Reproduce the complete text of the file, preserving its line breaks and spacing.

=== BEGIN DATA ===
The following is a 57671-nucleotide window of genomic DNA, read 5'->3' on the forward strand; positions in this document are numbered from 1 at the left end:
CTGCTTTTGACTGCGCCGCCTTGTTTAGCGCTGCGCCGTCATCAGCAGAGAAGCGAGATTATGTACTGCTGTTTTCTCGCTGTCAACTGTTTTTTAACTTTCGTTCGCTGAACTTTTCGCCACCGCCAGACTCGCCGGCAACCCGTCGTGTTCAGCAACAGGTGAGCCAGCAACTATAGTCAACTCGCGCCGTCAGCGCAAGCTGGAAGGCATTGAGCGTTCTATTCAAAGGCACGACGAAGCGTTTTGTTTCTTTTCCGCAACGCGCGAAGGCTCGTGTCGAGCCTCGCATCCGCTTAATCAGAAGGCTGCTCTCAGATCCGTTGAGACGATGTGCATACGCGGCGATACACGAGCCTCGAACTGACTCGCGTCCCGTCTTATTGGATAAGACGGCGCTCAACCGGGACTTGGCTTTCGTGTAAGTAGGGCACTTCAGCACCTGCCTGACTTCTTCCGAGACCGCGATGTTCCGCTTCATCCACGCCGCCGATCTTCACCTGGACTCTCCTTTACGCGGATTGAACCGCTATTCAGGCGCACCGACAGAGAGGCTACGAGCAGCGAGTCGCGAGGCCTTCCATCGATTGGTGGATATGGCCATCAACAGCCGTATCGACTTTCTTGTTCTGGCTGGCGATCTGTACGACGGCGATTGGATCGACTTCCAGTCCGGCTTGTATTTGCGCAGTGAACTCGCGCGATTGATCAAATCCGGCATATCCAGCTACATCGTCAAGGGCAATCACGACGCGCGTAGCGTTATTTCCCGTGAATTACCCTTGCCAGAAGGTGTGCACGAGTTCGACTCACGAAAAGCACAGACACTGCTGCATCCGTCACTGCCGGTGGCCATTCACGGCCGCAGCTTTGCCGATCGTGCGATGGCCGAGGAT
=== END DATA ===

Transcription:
The following is a 57671-nucleotide window of genomic DNA, read 5'->3' on the forward strand; positions in this document are numbered from 1 at the left end:
CTGCTTTTGACTGCGCCGCCTTGTTTAGCGCTGCGCCGTCATCAGCAGAGAAGCGAGATTATGTACTGCTGTTTTCTCGCTGTCAACTGTTTTTTAACTTTCGTTCGCTGAACTTTTCGCCACCGCCAGACTCGCCGGCAACCCGTCGTGTTCAGCAACAGGTGAGCCAGCAACTATAGTCAACTCGCGCCGTCAGCGCAAGCTGGAAGGCATTGAGCGTTCTATTCAAAGGCACGACGAAGCGTTTTGTTTCTTTTCCGCAACGCGCGAAGGCTCGTGTCGAGCCTCGCATCCGCTTAATCAGAAGGCTGCTCTCAGATCCGTTGAGACGATGTGCATACGCGGCGATACACGAGCCTCGAACTGACTCGCGTCCCGTCTTATTGGATAAGACGGCGCTCAACCGGGACTTGGCTTTCGTGTAAGTAGGGCACTTCAGCACCTGCCTGACTTCTTCCGAGACCGCGATGTTCCGCTTCATCCACGCCGCCGATCTTCACCTGGACTCTCCTTTACGCGGATTGAACCGCTATTCAGGCGCACCGACAGAGAGGCTACGAGCAGCGAGTCGCGAGGCCTTCCATCGATTGGTGGATATGGCCATCAACAGCCGTATCGACTTTCTTGTTCTGGCTGGCGATCTGTACGACGGCGATTGGATCGACTTCCAGTCCGGCTTGTATTTGCGCAGTGAACTCGCGCGATTGATCAAATCCGGCATATCCAGCTACATCGTCAAGGGCAATCACGACGCGCGTAGCGTTATTTCCCGTGAATTACCCTTGCCAGAAGGTGTGCACGAGTTCGACTCACGAAAAGCACAGACACTGCTGCATCCGTCACTGCCGGTGGCCATTCACGGCCGCAGCTTTGCCGATCGTGCGATGGCCGAGGAT